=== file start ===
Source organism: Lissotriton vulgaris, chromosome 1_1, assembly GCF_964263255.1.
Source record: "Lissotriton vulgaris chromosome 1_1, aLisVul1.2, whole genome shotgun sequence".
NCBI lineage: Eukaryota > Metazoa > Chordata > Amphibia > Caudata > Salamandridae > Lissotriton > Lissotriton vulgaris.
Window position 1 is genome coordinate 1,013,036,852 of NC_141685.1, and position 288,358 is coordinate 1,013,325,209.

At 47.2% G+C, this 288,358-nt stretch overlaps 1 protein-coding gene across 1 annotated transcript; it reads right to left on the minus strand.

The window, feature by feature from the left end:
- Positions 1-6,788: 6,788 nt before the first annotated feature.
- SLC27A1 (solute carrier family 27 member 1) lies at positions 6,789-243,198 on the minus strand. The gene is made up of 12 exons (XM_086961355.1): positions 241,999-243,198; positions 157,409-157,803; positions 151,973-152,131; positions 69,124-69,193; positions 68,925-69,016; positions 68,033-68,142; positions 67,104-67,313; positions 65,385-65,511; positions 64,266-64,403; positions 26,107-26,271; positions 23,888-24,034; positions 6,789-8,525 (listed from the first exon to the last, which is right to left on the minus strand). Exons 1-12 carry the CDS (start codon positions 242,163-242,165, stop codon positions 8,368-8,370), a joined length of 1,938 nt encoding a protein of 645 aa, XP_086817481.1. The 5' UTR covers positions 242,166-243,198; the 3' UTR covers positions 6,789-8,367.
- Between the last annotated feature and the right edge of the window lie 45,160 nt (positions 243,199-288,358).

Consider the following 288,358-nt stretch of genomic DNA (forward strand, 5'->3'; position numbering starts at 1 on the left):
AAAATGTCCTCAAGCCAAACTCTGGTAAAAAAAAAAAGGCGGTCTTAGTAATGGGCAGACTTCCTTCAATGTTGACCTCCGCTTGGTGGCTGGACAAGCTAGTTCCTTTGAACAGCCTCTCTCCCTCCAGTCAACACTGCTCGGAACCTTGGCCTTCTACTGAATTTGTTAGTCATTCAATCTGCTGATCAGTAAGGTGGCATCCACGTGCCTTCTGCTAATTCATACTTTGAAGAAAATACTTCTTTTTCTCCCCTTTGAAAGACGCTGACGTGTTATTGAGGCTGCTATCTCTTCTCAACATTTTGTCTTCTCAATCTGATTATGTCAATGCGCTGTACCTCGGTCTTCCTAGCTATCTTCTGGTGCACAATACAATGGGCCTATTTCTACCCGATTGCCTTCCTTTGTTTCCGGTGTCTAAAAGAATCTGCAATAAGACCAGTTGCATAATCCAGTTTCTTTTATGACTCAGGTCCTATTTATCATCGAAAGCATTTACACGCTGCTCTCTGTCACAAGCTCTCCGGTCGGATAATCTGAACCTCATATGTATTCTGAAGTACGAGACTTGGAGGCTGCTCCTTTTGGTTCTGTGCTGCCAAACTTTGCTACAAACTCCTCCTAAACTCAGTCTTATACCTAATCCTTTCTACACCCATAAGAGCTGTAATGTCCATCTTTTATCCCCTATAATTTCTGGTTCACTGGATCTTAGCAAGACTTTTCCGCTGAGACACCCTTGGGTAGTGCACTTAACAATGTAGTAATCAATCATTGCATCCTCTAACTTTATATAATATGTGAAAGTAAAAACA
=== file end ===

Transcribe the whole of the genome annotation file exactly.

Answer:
Source organism: Lissotriton vulgaris, chromosome 1_1, assembly GCF_964263255.1.
Source record: "Lissotriton vulgaris chromosome 1_1, aLisVul1.2, whole genome shotgun sequence".
NCBI lineage: Eukaryota > Metazoa > Chordata > Amphibia > Caudata > Salamandridae > Lissotriton > Lissotriton vulgaris.
Window position 1 is genome coordinate 1,013,036,852 of NC_141685.1, and position 288,358 is coordinate 1,013,325,209.

At 47.2% G+C, this 288,358-nt stretch overlaps 1 protein-coding gene across 1 annotated transcript; it reads right to left on the minus strand.

The window, feature by feature from the left end:
- Positions 1-6,788: 6,788 nt before the first annotated feature.
- SLC27A1 (solute carrier family 27 member 1) lies at positions 6,789-243,198 on the minus strand. The gene is made up of 12 exons (XM_086961355.1): positions 241,999-243,198; positions 157,409-157,803; positions 151,973-152,131; positions 69,124-69,193; positions 68,925-69,016; positions 68,033-68,142; positions 67,104-67,313; positions 65,385-65,511; positions 64,266-64,403; positions 26,107-26,271; positions 23,888-24,034; positions 6,789-8,525 (listed from the first exon to the last, which is right to left on the minus strand). Exons 1-12 carry the CDS (start codon positions 242,163-242,165, stop codon positions 8,368-8,370), a joined length of 1,938 nt encoding a protein of 645 aa, XP_086817481.1. The 5' UTR covers positions 242,166-243,198; the 3' UTR covers positions 6,789-8,367.
- Between the last annotated feature and the right edge of the window lie 45,160 nt (positions 243,199-288,358).

Consider the following 288,358-nt stretch of genomic DNA (forward strand, 5'->3'; position numbering starts at 1 on the left):
AAAATGTCCTCAAGCCAAACTCTGGTAAAAAAAAAAAGGCGGTCTTAGTAATGGGCAGACTTCCTTCAATGTTGACCTCCGCTTGGTGGCTGGACAAGCTAGTTCCTTTGAACAGCCTCTCTCCCTCCAGTCAACACTGCTCGGAACCTTGGCCTTCTACTGAATTTGTTAGTCATTCAATCTGCTGATCAGTAAGGTGGCATCCACGTGCCTTCTGCTAATTCATACTTTGAAGAAAATACTTCTTTTTCTCCCCTTTGAAAGACGCTGACGTGTTATTGAGGCTGCTATCTCTTCTCAACATTTTGTCTTCTCAATCTGATTATGTCAATGCGCTGTACCTCGGTCTTCCTAGCTATCTTCTGGTGCACAATACAATGGGCCTATTTCTACCCGATTGCCTTCCTTTGTTTCCGGTGTCTAAAAGAATCTGCAATAAGACCAGTTGCATAATCCAGTTTCTTTTATGACTCAGGTCCTATTTATCATCGAAAGCATTTACACGCTGCTCTCTGTCACAAGCTCTCCGGTCGGATAATCTGAACCTCATATGTATTCTGAAGTACGAGACTTGGAGGCTGCTCCTTTTGGTTCTGTGCTGCCAAACTTTGCTACAAACTCCTCCTAAACTCAGTCTTATACCTAATCCTTTCTACACCCATAAGAGCTGTAATGTCCATCTTTTATCCCCTATAATTTCTGGTTCACTGGATCTTAGCAAGACTTTTCCGCTGAGACACCCTTGGGTAGTGCACTTAACAATGTAGTAATCAATCATTGCATCCTCTAACTTTATATAATATGTGAAAGTAAAAACA